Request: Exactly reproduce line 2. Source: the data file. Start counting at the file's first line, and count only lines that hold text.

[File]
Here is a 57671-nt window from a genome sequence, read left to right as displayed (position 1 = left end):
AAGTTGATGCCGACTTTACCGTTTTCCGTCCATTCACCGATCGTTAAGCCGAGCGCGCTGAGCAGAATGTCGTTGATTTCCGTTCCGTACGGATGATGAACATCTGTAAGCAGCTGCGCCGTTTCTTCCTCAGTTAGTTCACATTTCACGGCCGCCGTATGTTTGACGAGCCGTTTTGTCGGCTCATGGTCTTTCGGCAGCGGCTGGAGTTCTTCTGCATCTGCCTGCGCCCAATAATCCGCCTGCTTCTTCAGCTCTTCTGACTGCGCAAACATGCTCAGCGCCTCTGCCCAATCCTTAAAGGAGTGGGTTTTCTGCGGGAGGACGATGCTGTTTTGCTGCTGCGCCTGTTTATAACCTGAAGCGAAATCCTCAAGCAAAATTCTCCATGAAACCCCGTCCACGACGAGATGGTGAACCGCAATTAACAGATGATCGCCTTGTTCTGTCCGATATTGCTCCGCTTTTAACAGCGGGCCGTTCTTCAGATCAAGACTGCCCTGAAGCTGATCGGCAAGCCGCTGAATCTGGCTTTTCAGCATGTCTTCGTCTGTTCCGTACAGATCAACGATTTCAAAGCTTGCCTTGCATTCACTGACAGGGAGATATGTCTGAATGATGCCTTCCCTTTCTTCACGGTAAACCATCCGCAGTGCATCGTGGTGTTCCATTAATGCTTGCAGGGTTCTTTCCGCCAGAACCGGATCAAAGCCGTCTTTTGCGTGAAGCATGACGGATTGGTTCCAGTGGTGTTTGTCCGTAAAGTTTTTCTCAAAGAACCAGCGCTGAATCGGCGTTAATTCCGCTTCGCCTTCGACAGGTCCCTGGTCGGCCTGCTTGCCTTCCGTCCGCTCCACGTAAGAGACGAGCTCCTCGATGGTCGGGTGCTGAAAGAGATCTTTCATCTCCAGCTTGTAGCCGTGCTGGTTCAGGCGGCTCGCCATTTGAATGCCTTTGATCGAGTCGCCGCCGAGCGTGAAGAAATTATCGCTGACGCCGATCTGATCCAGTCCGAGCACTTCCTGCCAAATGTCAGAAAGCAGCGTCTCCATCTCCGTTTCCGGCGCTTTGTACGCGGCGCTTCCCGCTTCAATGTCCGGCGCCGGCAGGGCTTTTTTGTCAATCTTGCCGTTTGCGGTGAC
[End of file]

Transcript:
AAGTTGATGCCGACTTTACCGTTTTCCGTCCATTCACCGATCGTTAAGCCGAGCGCGCTGAGCAGAATGTCGTTGATTTCCGTTCCGTACGGATGATGAACATCTGTAAGCAGCTGCGCCGTTTCTTCCTCAGTTAGTTCACATTTCACGGCCGCCGTATGTTTGACGAGCCGTTTTGTCGGCTCATGGTCTTTCGGCAGCGGCTGGAGTTCTTCTGCATCTGCCTGCGCCCAATAATCCGCCTGCTTCTTCAGCTCTTCTGACTGCGCAAACATGCTCAGCGCCTCTGCCCAATCCTTAAAGGAGTGGGTTTTCTGCGGGAGGACGATGCTGTTTTGCTGCTGCGCCTGTTTATAACCTGAAGCGAAATCCTCAAGCAAAATTCTCCATGAAACCCCGTCCACGACGAGATGGTGAACCGCAATTAACAGATGATCGCCTTGTTCTGTCCGATATTGCTCCGCTTTTAACAGCGGGCCGTTCTTCAGATCAAGACTGCCCTGAAGCTGATCGGCAAGCCGCTGAATCTGGCTTTTCAGCATGTCTTCGTCTGTTCCGTACAGATCAACGATTTCAAAGCTTGCCTTGCATTCACTGACAGGGAGATATGTCTGAATGATGCCTTCCCTTTCTTCACGGTAAACCATCCGCAGTGCATCGTGGTGTTCCATTAATGCTTGCAGGGTTCTTTCCGCCAGAACCGGATCAAAGCCGTCTTTTGCGTGAAGCATGACGGATTGGTTCCAGTGGTGTTTGTCCGTAAAGTTTTTCTCAAAGAACCAGCGCTGAATCGGCGTTAATTCCGCTTCGCCTTCGACAGGTCCCTGGTCGGCCTGCTTGCCTTCCGTCCGCTCCACGTAAGAGACGAGCTCCTCGATGGTCGGGTGCTGAAAGAGATCTTTCATCTCCAGCTTGTAGCCGTGCTGGTTCAGGCGGCTCGCCATTTGAATGCCTTTGATCGAGTCGCCGCCGAGCGTGAAGAAATTATCGCTGACGCCGATCTGATCCAGTCCGAGCACTTCCTGCCAAATGTCAGAAAGCAGCGTCTCCATCTCCGTTTCCGGCGCTTTGTACGCGGCGCTTCCCGCTTCAATGTCCGGCGCCGGCAGGGCTTTTTTGTCAATCTTGCCGTTTGCGGTGAC